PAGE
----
Orleans, where he found work as a cotton roller on the docks. He noticed he had the "power," and his bosses made him overseer.
Doctor John's fame spread, and he found he could get money for his tricks and services. He built a house on Bayou Road and bought female slaves. He married some of them, performing his own ceremonies, eventually boasting 15 wives and more than 50 children. New Or-leanians stared at him in public, for he rode in a carriage with horses as fine as any white man. When Doctor John rode horseback alone, he wore a gaudy Spanish costume. Later he affected an austere black costume with a white, frilly shirt and grew a beard.
Leaving the Voodoo (see Vodun) meetings to the administration of the queens, Doctor John specialized in fortune-telling, healing and making GRIs-GRIs. His house was filled with snakes, lizards, toads, scorpions and human skulls stolen from graveyards. Blacks and whites came to him for advice, love potions and the placing or lifting of curses. Others followed his commands out of fear of Doctor John's secret knowledge. Most of his wisdom did not come from the spirits, however, but from a huge network of black servants placed all over town. He either bought or took information from them, thereby giving him an advantage when thickly veiled white girls came to him desiring to know if their lovers were faithful.
One of Doctor John's specialties was the starting or stopping of poltergeist phenomena, usually showers of rocks and stones on the victim's home (see UTHoboly). Policemen stood baffled as the rocks rained down, apparently from nowhere. Naturally, Doctor John could stop such harassment, for a fee. One case reports that the slaves of a Samuel Wilson paid $62 to stop a shower of rocks, but Wilson took Doctor John to court to retrieve the $62. A few days later, the rock showers began again.
Unable to read or write, Doctor John supposedly amassed a fortune, even burying $150,000 on his property, according to local stories. He never forgot his poorer neighbors, however, dispensing food to anyone who needed it. But by the end of his life, his poor business sense caused his financial demise. He didn't trust banks, convinced that once he gave a bank his money he would never see it again. His investments turned sour, and his wives and children were continually leaving with part of his assets. Others cheated him outright. Finally, Doctor John employed a young black to teach him to read and write, and he spent long hours learning to sign his name. One day, a con artist had him sign his name at the bottom of a long paper, and Doctor John lost all his Bayou Road property.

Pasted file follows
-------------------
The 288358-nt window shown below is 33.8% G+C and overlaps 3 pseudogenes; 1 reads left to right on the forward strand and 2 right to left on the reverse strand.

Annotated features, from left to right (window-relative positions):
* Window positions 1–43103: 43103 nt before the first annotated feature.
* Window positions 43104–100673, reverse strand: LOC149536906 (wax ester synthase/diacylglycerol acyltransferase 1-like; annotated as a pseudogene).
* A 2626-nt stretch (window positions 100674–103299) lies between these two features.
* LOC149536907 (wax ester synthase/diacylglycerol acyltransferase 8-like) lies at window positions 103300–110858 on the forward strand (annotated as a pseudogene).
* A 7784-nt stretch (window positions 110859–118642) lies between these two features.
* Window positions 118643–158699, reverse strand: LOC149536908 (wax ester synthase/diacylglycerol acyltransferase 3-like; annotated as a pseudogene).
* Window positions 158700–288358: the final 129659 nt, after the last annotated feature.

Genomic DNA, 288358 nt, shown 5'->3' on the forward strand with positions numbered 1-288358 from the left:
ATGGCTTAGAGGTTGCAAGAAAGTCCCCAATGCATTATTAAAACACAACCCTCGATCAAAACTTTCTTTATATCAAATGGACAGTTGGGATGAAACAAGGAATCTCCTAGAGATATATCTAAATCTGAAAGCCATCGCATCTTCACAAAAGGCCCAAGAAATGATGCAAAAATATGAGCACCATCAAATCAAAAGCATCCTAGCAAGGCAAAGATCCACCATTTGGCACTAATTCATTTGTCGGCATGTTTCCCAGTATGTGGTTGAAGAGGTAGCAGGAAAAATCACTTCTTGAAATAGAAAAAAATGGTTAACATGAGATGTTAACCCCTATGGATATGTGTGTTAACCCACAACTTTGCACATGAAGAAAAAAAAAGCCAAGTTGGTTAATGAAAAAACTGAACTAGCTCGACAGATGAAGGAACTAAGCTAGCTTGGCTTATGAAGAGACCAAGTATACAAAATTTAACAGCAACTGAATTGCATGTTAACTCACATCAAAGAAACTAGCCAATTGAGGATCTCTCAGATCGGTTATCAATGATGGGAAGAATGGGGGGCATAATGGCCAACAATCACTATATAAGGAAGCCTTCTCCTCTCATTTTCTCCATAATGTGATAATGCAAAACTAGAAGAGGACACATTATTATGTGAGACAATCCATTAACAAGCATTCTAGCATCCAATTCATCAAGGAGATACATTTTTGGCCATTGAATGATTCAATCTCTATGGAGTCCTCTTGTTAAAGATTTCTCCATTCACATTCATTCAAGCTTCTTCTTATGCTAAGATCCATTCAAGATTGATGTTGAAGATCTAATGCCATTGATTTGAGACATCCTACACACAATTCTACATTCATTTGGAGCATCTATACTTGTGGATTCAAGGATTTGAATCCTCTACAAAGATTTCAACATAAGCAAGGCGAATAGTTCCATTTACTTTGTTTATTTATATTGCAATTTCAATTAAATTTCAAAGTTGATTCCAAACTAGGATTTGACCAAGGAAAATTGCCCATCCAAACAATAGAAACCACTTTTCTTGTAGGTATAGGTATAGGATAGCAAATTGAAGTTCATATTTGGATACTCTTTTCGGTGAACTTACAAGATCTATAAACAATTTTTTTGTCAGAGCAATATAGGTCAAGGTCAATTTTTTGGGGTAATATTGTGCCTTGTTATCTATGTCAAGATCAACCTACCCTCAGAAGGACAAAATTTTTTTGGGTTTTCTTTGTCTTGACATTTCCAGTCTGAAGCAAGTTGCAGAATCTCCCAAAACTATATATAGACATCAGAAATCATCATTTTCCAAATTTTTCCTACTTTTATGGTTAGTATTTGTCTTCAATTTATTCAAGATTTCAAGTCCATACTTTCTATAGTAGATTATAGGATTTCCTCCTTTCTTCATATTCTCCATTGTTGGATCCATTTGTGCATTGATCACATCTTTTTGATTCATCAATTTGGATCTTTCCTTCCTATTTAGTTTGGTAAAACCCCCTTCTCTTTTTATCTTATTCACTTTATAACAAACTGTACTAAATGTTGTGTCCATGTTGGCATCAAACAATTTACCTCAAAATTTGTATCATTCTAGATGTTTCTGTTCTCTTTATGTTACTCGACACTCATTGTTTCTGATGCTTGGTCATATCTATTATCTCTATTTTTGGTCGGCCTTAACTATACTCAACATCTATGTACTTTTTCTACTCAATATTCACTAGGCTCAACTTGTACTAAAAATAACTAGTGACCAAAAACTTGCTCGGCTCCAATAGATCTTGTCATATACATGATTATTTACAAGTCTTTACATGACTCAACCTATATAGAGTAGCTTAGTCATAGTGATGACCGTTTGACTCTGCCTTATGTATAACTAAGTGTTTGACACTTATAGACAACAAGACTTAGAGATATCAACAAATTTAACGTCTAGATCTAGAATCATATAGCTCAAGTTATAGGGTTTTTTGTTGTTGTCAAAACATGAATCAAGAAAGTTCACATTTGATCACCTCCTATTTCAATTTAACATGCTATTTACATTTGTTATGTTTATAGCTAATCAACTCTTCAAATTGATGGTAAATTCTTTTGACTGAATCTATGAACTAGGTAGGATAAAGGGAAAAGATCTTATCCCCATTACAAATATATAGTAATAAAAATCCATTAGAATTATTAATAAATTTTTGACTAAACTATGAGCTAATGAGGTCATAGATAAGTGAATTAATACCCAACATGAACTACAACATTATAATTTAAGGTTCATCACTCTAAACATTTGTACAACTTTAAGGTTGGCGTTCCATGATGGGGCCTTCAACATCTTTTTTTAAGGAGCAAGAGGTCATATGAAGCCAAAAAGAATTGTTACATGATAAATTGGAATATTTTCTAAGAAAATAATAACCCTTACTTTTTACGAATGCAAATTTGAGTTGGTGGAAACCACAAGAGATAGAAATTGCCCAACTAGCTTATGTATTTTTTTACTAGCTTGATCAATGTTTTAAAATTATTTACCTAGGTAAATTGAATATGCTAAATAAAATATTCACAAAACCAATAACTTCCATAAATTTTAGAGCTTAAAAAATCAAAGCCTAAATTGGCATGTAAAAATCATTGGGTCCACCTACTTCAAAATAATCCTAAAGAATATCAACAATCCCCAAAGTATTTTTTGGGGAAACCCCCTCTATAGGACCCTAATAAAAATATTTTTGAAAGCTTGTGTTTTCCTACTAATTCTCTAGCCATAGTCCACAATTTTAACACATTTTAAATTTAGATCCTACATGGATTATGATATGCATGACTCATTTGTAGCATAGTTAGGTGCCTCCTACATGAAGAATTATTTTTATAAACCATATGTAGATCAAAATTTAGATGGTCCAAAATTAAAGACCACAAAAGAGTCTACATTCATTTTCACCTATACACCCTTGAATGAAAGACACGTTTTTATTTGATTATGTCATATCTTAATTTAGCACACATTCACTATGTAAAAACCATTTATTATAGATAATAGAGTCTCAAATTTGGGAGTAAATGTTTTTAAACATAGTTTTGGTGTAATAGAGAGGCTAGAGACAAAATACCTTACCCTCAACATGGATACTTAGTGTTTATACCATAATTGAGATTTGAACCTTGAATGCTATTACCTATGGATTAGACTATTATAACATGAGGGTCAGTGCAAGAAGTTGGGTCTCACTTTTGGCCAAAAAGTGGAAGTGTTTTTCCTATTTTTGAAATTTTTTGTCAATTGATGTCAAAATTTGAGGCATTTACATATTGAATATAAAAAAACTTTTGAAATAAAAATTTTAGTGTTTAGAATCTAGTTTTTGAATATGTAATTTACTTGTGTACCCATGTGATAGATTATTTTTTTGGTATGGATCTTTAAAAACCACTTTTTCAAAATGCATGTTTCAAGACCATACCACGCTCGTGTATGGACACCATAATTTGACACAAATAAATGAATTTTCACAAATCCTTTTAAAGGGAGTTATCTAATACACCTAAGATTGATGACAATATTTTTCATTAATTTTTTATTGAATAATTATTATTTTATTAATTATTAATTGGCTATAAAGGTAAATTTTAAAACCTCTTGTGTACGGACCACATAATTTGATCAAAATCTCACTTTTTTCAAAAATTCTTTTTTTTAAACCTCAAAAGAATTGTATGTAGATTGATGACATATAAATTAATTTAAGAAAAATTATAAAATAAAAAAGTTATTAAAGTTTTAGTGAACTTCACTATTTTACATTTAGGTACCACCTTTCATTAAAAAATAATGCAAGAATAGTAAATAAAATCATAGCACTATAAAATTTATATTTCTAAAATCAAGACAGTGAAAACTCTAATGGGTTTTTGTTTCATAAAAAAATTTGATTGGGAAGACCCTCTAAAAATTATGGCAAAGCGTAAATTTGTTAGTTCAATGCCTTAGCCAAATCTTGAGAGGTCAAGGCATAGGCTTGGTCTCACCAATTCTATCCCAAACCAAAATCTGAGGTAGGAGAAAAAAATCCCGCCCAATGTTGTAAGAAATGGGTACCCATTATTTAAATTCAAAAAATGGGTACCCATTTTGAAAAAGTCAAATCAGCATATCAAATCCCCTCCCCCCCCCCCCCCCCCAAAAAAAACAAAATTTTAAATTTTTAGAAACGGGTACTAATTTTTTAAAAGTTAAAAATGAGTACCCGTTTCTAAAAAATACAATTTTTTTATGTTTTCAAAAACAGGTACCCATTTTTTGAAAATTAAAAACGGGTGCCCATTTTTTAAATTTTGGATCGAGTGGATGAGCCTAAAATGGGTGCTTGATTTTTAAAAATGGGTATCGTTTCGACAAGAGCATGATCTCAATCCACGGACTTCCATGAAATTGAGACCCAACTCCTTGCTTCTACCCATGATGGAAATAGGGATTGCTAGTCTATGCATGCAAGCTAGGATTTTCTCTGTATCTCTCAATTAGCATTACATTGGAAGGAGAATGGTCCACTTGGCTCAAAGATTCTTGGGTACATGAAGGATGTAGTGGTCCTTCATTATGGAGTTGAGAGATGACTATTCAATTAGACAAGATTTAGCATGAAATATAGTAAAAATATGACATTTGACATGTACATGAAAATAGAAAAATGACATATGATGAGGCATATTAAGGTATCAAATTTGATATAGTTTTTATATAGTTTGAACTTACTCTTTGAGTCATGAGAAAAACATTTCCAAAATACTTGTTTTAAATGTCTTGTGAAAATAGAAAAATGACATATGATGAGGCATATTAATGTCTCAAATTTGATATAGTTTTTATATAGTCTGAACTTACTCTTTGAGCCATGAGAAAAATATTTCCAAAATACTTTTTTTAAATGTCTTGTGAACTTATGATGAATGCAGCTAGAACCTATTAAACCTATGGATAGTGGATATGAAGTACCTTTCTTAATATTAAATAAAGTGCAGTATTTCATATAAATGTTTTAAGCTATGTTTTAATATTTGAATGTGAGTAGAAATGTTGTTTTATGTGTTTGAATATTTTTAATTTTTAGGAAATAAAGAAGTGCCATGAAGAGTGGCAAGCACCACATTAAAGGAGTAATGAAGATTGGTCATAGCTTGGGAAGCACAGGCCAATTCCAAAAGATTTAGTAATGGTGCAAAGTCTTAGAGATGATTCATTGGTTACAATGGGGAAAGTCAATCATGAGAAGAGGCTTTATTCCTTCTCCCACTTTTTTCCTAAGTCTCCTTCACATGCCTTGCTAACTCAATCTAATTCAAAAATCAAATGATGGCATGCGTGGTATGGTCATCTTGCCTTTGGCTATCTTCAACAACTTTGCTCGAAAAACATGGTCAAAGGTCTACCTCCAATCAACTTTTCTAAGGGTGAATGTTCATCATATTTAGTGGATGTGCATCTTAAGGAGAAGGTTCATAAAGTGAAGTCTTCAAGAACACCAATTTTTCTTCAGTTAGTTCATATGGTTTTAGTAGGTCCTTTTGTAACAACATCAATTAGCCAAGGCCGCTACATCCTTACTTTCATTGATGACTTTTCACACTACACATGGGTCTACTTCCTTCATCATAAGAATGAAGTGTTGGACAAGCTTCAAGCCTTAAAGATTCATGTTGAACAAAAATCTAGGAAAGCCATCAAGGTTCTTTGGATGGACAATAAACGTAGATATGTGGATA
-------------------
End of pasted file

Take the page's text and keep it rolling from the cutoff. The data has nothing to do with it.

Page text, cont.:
Doctor John tried to regain his prestige, but younger people—principally his protégée, MARIE Laveau, then her daughter of the same name—had taken over the voodoo business. At age 80, he was forced to move in with children from his white wife, though he despised mulattoes. New Orleanians gossiped that Doctor John was "fixed,"
or the victim of spells greater than his. He died in August 1885 at age 82, four years after the death of the first Marie Laveau.
Rigaud, Milo. Secrets of Voodoo. San Francisco: City Lights
Tallant, Robert. The Voodoo Queen. Gretna, La.: Pelican Publishing, 1983.
Drawing Down the Moon An important ritual in some traditions of WICCA in which a coven's high priestess enters a trance and becomes the Goddess, who is symbolized by the Moon. The transformation may be accomplished with the help of the high priest, who invokes, or draws down, the spirit of the Goddess into the high priestess.
The origins of Drawing Down the Moon can be found in classical times. Ancient Thessalian witches were believed to control the moon, according to an old tract: "If I command the moon, it will come down; and if I wish to withhold the day, night will linger over my head; and again, if I wish to embark on the sea, I need no ship, and if I wish to fly through the air, I am free from my weight."
In the modern rite, the high priestess may recite the CHARGE of the Goddess, a poetic address written by Do-REEN VALIENTE, high priestess in the Gardnerian tradition (see GERALD B. Gardner), or she may deliver a spontaneous address.
Drawing Down the Moon is considered one of the most beautiful of all rituals in Wicca. Depending upon the high priestess's trance state and the energy raised, the words that come forth can be moving, poetic and inspiring. Through Drawing Down the Moon, many women connect with the power of the Goddess and therefore with the power within themselves.
Greek vase ca. second century b.c.e. depicts Drawing Down the Moon ceremony (NEW YORK PUBLIC LIBRARY)
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Magick is the art and practice of moving natural energies to effect needed or wanted change. Magick is natural, there is absolutely nothing supernatural about it. What is taught here are various techniques of magick for beginners. Magick is natural and simple and the techniques to develop abilities should be simple and natural as well. What is taught on this site is not only the basics of magick, but the basics of many things.